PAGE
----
Regrets, Seedlings, and Reading Programs
Last September I shook my head at a row of lettuce. The mottly plants were sparse and their green leaves held a bitter flavor. I sowed them too soon. Afterwards, I had been unable to keep them weeded. Between the late summer heat and vivacious wild morning glories, I had another epic gardning fail on my hands.
Thankfully, it was only some lost elbow grease. I was able to re-start my growing by germinating my plants indoors. After several changes to seedling soil and conditions, I ended up with a fabulous stand of growing lettuce green in our greenhouse.
Timing is everything.
With that thought, I despaired reading the book "How to Teach Your Baby to Read". The book was given to me by a teacher. Written a couple decades ago, a group of professionals decided to help brain-damaged children overcome their developmental delays. It was during their research that they discovered an amazing truth: As long as a child can visually process and auditorilly process they can learn to read before they ever speak or write.
In fact, because of the way a baby's mind is growing, it is an ideal time to teach them written language. Micaela can learn how to read now. We don't need to wait for her speech to mature or her finger to become dexterious enough to manipulate pen and paper.
While this information excited me, it also made me sad. I should have started years ago with the reading program. It would be harder for her to learn now that she was no longer in her baby years.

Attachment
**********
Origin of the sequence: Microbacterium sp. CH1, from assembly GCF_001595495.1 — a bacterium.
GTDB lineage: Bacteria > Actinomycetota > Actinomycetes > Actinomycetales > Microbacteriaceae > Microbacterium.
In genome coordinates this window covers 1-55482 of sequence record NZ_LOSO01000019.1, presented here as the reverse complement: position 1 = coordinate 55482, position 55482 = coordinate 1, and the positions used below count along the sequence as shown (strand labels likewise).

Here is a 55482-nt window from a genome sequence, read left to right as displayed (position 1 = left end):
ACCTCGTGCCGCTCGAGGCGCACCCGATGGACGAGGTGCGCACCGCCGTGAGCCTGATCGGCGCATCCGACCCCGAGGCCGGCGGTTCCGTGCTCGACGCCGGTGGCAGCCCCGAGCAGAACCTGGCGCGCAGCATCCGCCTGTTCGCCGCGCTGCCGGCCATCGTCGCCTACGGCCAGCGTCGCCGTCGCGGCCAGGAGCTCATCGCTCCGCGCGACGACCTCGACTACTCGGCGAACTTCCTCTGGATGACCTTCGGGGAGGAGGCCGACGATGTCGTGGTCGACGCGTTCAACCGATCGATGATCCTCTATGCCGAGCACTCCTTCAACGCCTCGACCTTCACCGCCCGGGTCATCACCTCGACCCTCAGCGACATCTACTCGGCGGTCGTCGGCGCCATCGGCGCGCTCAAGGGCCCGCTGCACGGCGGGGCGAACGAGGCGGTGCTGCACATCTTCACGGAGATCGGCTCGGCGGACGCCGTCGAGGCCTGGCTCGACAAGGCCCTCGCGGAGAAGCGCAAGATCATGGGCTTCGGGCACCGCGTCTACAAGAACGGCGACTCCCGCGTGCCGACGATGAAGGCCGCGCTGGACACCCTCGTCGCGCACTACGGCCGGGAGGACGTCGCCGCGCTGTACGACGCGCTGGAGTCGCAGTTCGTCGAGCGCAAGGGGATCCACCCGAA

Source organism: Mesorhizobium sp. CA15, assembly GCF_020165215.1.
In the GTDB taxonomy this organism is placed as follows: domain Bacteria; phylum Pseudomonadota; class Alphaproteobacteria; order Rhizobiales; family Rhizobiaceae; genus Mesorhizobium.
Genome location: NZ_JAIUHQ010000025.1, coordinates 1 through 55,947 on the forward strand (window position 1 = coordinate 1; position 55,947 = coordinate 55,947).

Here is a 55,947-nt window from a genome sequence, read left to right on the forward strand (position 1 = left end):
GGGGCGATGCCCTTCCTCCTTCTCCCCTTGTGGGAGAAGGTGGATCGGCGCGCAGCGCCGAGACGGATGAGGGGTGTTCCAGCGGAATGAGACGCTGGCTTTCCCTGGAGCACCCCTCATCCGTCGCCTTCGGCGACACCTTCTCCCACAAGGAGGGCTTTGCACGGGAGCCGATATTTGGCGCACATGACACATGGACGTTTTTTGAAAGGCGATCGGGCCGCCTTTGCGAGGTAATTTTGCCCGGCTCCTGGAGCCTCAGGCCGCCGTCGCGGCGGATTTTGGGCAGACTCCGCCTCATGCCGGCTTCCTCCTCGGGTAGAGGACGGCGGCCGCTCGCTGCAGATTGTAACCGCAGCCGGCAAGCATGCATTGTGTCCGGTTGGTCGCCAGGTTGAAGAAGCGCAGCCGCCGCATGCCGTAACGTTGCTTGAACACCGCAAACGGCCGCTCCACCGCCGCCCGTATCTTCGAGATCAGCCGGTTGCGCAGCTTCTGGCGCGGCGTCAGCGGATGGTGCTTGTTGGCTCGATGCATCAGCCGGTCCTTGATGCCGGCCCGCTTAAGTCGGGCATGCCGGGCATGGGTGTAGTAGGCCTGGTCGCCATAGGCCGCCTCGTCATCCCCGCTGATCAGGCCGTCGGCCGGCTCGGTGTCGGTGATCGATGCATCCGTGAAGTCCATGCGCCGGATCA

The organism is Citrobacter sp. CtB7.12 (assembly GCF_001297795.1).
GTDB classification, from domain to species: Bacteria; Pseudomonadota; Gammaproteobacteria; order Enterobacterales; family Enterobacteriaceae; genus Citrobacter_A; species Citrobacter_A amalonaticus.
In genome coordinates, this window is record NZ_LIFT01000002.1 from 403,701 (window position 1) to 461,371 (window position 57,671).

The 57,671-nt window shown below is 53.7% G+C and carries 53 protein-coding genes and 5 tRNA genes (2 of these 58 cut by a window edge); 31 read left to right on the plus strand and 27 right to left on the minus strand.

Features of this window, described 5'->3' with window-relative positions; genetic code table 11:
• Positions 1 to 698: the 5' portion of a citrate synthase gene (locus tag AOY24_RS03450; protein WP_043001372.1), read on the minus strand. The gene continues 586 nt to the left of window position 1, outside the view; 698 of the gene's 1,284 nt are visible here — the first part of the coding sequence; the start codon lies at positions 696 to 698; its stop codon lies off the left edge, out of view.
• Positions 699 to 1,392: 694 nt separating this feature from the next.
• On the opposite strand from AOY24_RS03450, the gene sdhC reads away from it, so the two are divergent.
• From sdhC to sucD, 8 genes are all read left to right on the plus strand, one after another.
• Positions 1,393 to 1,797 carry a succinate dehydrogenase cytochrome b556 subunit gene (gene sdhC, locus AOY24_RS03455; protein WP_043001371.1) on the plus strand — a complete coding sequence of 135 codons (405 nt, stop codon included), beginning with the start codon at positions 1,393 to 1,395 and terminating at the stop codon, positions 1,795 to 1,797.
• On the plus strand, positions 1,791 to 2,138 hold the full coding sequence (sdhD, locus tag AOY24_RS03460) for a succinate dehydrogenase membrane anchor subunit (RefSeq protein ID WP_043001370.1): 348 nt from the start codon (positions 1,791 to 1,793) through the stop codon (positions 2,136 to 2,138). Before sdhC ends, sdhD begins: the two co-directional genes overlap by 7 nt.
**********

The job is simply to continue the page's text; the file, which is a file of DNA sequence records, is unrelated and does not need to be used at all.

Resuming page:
Do you ever become paralyzed by regret? Does it ever make you want to throw in the towel and walk away? I do. My worst regrets have been in parenting. When someone points out one of Adela's bad habits I kick myself, saying I should have got ahead of it before it was an issue. Or when someone points out an intervention that will help Micaela progress, I worry that we didn't start doing it sooner.
What helps me so much is the fact that God is and has always been in control of each miniscule factor of my life. He is guiding me and providing for me as I go in this journey. I didn't get that book until October of this year. I have to trust that God gave it to me at just the right time for my little girl. So far, she loves every minute we spend reading her new words together. I truly feel we are making progress.
I consider my failed lettuce plants and smile. I learned so much through that process and I moved forward from it stronger and smarter.
I think that we often spend much time talking about trusting God with our future, but it is equally important that we entrust our past to His care.
After all, God has never changed and His love always remains the same.
What truths do you hold on to when you feel yourself slipping into regret?